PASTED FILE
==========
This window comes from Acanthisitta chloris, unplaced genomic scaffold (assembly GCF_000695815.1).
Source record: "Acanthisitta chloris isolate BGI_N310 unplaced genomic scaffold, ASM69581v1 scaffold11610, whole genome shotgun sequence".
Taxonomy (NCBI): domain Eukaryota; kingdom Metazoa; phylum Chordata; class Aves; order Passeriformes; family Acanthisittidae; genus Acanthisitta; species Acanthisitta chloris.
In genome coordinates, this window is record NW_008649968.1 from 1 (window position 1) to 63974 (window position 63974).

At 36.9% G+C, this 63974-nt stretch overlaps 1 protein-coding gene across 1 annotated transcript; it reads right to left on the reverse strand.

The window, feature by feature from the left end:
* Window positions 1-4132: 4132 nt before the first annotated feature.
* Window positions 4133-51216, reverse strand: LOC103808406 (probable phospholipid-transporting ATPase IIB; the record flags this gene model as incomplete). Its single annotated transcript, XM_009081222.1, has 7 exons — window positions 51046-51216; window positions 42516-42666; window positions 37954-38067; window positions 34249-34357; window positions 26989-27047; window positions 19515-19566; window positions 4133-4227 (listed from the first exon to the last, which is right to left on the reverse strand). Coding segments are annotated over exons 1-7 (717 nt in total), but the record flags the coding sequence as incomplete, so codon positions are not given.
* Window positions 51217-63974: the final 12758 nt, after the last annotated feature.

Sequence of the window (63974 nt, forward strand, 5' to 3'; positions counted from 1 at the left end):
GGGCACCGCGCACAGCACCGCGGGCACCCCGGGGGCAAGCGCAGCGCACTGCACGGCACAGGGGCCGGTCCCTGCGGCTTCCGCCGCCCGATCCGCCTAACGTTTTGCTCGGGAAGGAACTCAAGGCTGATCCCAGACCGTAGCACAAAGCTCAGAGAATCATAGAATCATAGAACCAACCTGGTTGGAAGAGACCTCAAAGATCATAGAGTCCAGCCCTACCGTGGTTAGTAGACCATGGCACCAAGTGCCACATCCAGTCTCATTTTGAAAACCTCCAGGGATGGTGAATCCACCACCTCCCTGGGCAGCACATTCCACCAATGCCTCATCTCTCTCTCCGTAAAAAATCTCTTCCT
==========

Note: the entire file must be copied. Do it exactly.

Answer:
This window comes from Acanthisitta chloris, unplaced genomic scaffold (assembly GCF_000695815.1).
Source record: "Acanthisitta chloris isolate BGI_N310 unplaced genomic scaffold, ASM69581v1 scaffold11610, whole genome shotgun sequence".
Taxonomy (NCBI): domain Eukaryota; kingdom Metazoa; phylum Chordata; class Aves; order Passeriformes; family Acanthisittidae; genus Acanthisitta; species Acanthisitta chloris.
In genome coordinates, this window is record NW_008649968.1 from 1 (window position 1) to 63974 (window position 63974).

At 36.9% G+C, this 63974-nt stretch overlaps 1 protein-coding gene across 1 annotated transcript; it reads right to left on the reverse strand.

The window, feature by feature from the left end:
* Window positions 1-4132: 4132 nt before the first annotated feature.
* Window positions 4133-51216, reverse strand: LOC103808406 (probable phospholipid-transporting ATPase IIB; the record flags this gene model as incomplete). Its single annotated transcript, XM_009081222.1, has 7 exons — window positions 51046-51216; window positions 42516-42666; window positions 37954-38067; window positions 34249-34357; window positions 26989-27047; window positions 19515-19566; window positions 4133-4227 (listed from the first exon to the last, which is right to left on the reverse strand). Coding segments are annotated over exons 1-7 (717 nt in total), but the record flags the coding sequence as incomplete, so codon positions are not given.
* Window positions 51217-63974: the final 12758 nt, after the last annotated feature.

Sequence of the window (63974 nt, forward strand, 5' to 3'; positions counted from 1 at the left end):
GGGCACCGCGCACAGCACCGCGGGCACCCCGGGGGCAAGCGCAGCGCACTGCACGGCACAGGGGCCGGTCCCTGCGGCTTCCGCCGCCCGATCCGCCTAACGTTTTGCTCGGGAAGGAACTCAAGGCTGATCCCAGACCGTAGCACAAAGCTCAGAGAATCATAGAATCATAGAACCAACCTGGTTGGAAGAGACCTCAAAGATCATAGAGTCCAGCCCTACCGTGGTTAGTAGACCATGGCACCAAGTGCCACATCCAGTCTCATTTTGAAAACCTCCAGGGATGGTGAATCCACCACCTCCCTGGGCAGCACATTCCACCAATGCCTCATCTCTCTCTCCGTAAAAAATCTCTTCCT